Beginnings and Endings

Beginnings and Endings

When novelists write, they labor over the first and last sentences. You probably know some of these already. Dickens started off A Tale of Two Cities with the now famous line, “It was the best of times, it was the worst of times.” Orwell ended his prescient work 1984 with the ominous line, “He loved big brother.” There’s also a reason (nearly) every Christian knows Genesis 1:1 by heart.

Beginnings and endings frame everything in between. All I need to tell you is first and last line of a story and you know exactly what kind of story it will be: “Once upon a time…and they lived happily ever after.” With just those lines you know that it is a fairy tale.

And this is also true of worship – beginnings and endings are important. They frame everything else that happens. Have you ever thought specifically about how we begin and end our services? We don’t begin or end with a song, prayer, or sermon – we begin with a call to worship and end with a benediction.1 This is what we do every week, without fail.

This is an intentional decision, informed by the historic practice of the church and the theological meaning of worship, to frame our worship service with these elements. So let’s take a closer look at each one:

Call to Worship

The call to worship is just that, a call. In it, God both invites and commands us to worship Him. Most of our calls to worship come from the Psalms and they all bear this characteristic.

This is important because it teaches us each week that we do not presume to enter God’s presence on our own. Sinful as we are, we can’t simply waltz back into the presence of a holy God. We must be invited back in and that invitation must come from God. By starting each service with the call to worship, we proclaim that we are able to offer acceptable worship to God only because He has invited us to do so.

But the call to worship is more than an invitation, it is a command. Many of our calls to worship begin with the phrase, “Praise the Lord,” which in Hebrew is hallelu jah. But this is no mere exclamation, it is a command, it is in the imperative mood.

So, not only does the call to worship remind us that we must be invited by God to worship, but it also reminds us that God commands us to worship. Everything that follows in the worship service is done in obedience to God’s command. We are commanded to sing, to pray, to read, hear, and preach the Scriptures. We are commanded to observe the sacraments of baptism and the Lord’s Supper. The worship service is not a buffet from which we may chose the elements we like; they are commanded by God and we do them in obedience to Him.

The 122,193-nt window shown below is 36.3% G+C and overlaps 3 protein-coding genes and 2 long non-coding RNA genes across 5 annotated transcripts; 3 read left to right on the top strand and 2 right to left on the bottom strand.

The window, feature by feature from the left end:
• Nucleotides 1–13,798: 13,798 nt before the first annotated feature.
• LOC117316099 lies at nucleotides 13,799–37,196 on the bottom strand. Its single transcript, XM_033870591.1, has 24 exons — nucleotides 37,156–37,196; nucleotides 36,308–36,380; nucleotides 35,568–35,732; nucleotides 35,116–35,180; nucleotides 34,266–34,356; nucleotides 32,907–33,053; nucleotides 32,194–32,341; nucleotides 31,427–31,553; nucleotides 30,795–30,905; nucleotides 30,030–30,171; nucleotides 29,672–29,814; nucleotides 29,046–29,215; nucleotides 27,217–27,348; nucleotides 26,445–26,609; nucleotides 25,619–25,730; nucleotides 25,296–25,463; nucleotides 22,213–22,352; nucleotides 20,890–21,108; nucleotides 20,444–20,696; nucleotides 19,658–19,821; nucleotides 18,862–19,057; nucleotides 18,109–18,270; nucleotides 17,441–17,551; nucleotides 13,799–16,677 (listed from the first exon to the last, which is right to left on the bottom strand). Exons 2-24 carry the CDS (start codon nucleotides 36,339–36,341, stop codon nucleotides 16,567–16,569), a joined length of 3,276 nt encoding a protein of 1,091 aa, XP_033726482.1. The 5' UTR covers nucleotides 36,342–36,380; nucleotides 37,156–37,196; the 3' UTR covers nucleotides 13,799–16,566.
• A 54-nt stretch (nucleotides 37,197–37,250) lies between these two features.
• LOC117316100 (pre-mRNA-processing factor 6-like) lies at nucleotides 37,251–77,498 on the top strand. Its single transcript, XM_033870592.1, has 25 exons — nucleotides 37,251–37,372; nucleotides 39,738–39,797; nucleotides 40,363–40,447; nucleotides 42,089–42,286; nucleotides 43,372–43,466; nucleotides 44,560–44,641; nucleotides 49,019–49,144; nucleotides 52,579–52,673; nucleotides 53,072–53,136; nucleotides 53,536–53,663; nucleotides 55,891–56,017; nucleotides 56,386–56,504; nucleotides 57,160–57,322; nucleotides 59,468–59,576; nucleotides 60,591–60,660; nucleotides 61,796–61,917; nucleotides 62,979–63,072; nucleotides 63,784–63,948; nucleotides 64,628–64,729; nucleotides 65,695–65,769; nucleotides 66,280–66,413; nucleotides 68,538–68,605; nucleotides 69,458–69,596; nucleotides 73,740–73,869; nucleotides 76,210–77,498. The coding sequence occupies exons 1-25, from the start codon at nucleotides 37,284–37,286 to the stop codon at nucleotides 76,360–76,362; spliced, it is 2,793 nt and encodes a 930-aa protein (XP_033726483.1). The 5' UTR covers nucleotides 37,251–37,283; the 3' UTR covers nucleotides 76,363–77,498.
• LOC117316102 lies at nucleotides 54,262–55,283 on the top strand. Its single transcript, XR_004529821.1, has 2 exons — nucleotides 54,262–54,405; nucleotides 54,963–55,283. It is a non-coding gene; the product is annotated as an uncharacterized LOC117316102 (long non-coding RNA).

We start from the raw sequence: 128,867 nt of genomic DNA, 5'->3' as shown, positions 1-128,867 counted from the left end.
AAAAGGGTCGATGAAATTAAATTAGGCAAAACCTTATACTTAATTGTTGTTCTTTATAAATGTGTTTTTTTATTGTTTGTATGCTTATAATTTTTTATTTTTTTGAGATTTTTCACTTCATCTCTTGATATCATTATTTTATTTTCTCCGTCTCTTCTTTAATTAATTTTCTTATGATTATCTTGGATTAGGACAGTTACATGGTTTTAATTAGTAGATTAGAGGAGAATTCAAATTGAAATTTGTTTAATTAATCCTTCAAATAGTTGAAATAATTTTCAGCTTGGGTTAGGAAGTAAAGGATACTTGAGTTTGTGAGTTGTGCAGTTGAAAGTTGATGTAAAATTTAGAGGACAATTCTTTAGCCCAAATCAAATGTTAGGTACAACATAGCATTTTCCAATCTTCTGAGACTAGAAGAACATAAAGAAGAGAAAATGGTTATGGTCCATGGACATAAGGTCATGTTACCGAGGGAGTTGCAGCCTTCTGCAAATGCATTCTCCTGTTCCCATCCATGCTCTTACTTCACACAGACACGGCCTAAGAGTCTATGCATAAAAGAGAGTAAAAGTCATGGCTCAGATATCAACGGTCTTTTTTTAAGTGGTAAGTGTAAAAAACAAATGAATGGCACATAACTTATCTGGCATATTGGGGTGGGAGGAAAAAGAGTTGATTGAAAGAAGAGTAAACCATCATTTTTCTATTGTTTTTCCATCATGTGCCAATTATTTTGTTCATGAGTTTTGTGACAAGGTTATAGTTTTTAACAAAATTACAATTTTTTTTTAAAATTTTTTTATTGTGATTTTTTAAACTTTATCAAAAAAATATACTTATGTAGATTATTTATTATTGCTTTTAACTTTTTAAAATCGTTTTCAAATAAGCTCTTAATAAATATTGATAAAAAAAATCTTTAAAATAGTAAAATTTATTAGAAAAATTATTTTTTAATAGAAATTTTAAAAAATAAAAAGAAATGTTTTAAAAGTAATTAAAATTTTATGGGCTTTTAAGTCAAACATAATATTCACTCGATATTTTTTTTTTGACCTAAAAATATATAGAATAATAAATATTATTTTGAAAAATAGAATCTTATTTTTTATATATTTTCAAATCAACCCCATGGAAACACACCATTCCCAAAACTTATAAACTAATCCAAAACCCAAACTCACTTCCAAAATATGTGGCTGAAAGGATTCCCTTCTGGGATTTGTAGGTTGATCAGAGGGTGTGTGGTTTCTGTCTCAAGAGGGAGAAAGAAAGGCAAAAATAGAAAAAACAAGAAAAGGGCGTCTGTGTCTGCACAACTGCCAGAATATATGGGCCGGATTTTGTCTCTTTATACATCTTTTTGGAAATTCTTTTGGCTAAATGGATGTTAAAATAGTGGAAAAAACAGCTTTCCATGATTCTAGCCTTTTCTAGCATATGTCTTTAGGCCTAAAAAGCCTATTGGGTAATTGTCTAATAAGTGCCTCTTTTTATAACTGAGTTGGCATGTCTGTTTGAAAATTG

So, our service begins with a word from God and that word is an invitation and a command.


The benediction is the complementary ending of our service. We don’t use “benediction” much in contemporary English, but the word simply means blessing. The benediction is a blessing pronounced upon God’s people.

Many of the New Testament books (which would have been read in their entirety in the early church), end with benedictions. Paul includes a benediction at or near the end of every single one of his letters! (Rom. 16:20, 1 Cor. 16:23-24, 2 Cor. 13:14, Gal. 6:18, Eph. 6:23-24, Phil. 4:23, Col. 4:18, 1 Thess. 8:28, 2 Thess. 3:18, 1 Tim. 6:21, 2 Tim. 4:22, Titus 3:15, Philem. 1:25). Indeed, the entire Bible ends with the benediction in Revelation 22:21,

The grace of the Lord Jesus be with all. Amen.

In the benediction, God speaks and blesses His people. It is a fitting end to the worship service because it reminds us that, just as we come at God’s call, so we leave with His blessing.

It’s important to note that the benediction is not a prayer. In prayer the arrow of communication is from the ground up, so to speak. But in the benediction, it is reversed, the arrow of communication is from heaven to earth. It is a word from God for His people, and so rather than closing your eyes and bowing your head (as I grew up doing!), keep you head up, eyes open, and hold out your hands to receive the blessing from God.

So then, the very order of our worship service should remind us that worship begins and ends with a word from God. God gets the first and last word in our worship.

In order to help us think more deeply about this, I’m starting a series where, each month, I will send out a brief reflection on the call and benediction used for that month (first one here). I hope that these will help you reflect more deeply about what we do on the Lord’s Day as we worship the God who calls and blesses.

  1. The welcome and announcements are not, strictly speaking, elements of the worship service. This is one reason why we moved the announcements from the middle of our service to the very beginning, so that everything framed within the call and benediction is an element of worship. So, while Pastor John does give the welcome and announcements first, our worship starts with the call. ↩︎


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